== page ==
“What if my father pays his own creditors versus Peerless creditors, like his Florida condo mortgage?”
“No doubt your father would be forced into bankruptcy and the receiver would sue to recover payments on the mortgage and others, if the payments were made within four months. That aside, did you just say your father’s condo is in Florida?”
“In Florida personal bankruptcy, the person filing keeps their house. So if your dad pays on his mortgage and then can buy four months before bankruptcy and then show he’s otherwise uncollectible, it won’t be worth the time for anyone to even force his bankruptcy. And he’d keep the condo.”
“Whoa. That’s great, except we would need to find a way to keep Harvey and the creditors from taking over long enough to collect receivables, move the money to my dad, pay off his mortgage, and buy four more months.”
“That’s right. And that seems impossible since you’re meeting with Harvey tomorrow to turn over total control of the company assets. I’m sorry, but it sounds as if you and your dad are stuck.”
Junior left the meeting much better informed but greatly discouraged.
The next day, Junior was scheduled to meet with Harvey at Peerless’s offices at three. Junior got up very early and went to his own office to get some work done and then visit with his team on day to day matters. He then headed to Peerless, where no employees remained. It was late morning.
There he sat, at a desk in the open bullpen outside an L-shaped array of private offices that once housed the heads of logistics, operations, and finance, along with a conference room and his father’s office in the corner. Junior had, early-on in his career, developed a superstition about offices; the larger and fancier the office the less the chances of success. So Junior felt most comfortable sitting there in a secretary’s chair at a well-used metal desk in the open work area.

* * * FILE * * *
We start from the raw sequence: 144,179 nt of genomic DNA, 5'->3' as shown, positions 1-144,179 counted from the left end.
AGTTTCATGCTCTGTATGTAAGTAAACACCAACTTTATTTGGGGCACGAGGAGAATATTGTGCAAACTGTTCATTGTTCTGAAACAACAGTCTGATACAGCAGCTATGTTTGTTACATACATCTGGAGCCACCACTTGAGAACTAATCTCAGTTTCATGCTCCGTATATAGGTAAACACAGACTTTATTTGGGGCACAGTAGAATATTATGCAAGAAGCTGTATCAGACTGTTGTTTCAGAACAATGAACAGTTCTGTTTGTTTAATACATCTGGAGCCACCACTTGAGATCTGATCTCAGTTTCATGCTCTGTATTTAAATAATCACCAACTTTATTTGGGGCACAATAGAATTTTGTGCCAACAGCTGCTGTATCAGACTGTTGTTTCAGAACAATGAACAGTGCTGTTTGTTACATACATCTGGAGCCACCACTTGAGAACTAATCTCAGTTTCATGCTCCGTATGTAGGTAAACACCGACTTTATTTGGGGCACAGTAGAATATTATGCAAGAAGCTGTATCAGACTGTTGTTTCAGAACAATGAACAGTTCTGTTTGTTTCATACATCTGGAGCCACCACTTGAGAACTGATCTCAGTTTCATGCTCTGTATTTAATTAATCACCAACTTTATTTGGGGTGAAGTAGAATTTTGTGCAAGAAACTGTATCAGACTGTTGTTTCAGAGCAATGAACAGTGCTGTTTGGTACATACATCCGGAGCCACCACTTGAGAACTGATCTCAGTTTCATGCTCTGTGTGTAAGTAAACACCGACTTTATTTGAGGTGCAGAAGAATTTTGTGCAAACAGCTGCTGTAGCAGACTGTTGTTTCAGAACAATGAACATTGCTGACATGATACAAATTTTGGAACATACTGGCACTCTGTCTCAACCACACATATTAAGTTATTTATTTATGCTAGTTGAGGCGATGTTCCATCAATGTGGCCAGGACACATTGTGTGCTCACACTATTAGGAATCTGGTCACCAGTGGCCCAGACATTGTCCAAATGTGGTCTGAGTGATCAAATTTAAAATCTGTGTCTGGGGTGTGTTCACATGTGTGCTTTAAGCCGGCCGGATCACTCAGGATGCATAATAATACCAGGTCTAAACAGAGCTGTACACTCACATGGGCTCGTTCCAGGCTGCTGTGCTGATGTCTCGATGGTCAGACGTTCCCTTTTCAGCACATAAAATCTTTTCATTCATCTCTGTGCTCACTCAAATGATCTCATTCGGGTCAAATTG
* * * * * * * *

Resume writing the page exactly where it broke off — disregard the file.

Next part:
But, what to do? He was sitting on over two million in receivables, all due within the next thirty days. Eighty percent of any collections would go to the bank. Business had ceased, thanks to the bank and Harvey. The entire Peerless team was permanently laid off. Harvey was due to arrive in a little over three hours to take control of the books, the bank accounts, the receivables, everything. It would all be over and Junior’s father would be out of luck; no income, no measurable assets, no future.
There Junior sat, a young entrepreneur with precious little experience, the newly commissioned master and commander of this swiftly sinking vessel. The howling beasts were charging in and he had no answers.
But Junior’s greatest strength was figuring things out and getting stuff done, often for others. In college, many times he would get a call from his girlfriend late at night, panicked over the need to write a theme or a book review due the next morning. Junior thought back to when she needed an original theme on the play “Raisin in the Sun”. She had nothing. Junior had never read it. He asked his girlfriend what she knew and then proceeded to dictate, over the phone, a complete paper start to finish in one final draft. Her girlfriend received an “A”.